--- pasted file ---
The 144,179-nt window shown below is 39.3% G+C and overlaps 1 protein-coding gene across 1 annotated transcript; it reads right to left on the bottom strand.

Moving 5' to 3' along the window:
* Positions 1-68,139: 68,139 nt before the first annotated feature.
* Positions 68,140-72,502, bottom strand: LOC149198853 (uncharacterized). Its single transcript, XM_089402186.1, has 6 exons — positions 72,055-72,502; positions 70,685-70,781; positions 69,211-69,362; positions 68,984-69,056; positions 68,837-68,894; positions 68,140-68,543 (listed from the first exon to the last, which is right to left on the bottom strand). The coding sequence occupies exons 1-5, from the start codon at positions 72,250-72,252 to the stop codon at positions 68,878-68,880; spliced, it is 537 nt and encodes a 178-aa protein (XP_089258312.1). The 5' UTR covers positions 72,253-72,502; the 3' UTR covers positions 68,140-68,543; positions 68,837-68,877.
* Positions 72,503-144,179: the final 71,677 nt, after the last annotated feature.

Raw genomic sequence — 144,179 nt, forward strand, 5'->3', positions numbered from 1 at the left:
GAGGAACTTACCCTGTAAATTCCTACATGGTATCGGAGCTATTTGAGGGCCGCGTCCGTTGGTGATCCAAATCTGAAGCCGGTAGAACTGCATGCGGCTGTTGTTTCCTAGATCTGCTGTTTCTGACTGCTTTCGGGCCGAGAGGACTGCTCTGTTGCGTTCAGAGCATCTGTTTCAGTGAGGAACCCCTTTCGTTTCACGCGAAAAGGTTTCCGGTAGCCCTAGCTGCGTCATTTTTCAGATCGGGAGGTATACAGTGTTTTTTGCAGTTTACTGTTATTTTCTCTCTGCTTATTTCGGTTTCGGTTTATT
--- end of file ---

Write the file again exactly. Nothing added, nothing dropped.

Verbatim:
The 144,179-nt window shown below is 39.3% G+C and overlaps 1 protein-coding gene across 1 annotated transcript; it reads right to left on the bottom strand.

Moving 5' to 3' along the window:
* Positions 1-68,139: 68,139 nt before the first annotated feature.
* Positions 68,140-72,502, bottom strand: LOC149198853 (uncharacterized). Its single transcript, XM_089402186.1, has 6 exons — positions 72,055-72,502; positions 70,685-70,781; positions 69,211-69,362; positions 68,984-69,056; positions 68,837-68,894; positions 68,140-68,543 (listed from the first exon to the last, which is right to left on the bottom strand). The coding sequence occupies exons 1-5, from the start codon at positions 72,250-72,252 to the stop codon at positions 68,878-68,880; spliced, it is 537 nt and encodes a 178-aa protein (XP_089258312.1). The 5' UTR covers positions 72,253-72,502; the 3' UTR covers positions 68,140-68,543; positions 68,837-68,877.
* Positions 72,503-144,179: the final 71,677 nt, after the last annotated feature.

Raw genomic sequence — 144,179 nt, forward strand, 5'->3', positions numbered from 1 at the left:
GAGGAACTTACCCTGTAAATTCCTACATGGTATCGGAGCTATTTGAGGGCCGCGTCCGTTGGTGATCCAAATCTGAAGCCGGTAGAACTGCATGCGGCTGTTGTTTCCTAGATCTGCTGTTTCTGACTGCTTTCGGGCCGAGAGGACTGCTCTGTTGCGTTCAGAGCATCTGTTTCAGTGAGGAACCCCTTTCGTTTCACGCGAAAAGGTTTCCGGTAGCCCTAGCTGCGTCATTTTTCAGATCGGGAGGTATACAGTGTTTTTTGCAGTTTACTGTTATTTTCTCTCTGCTTATTTCGGTTTCGGTTTATT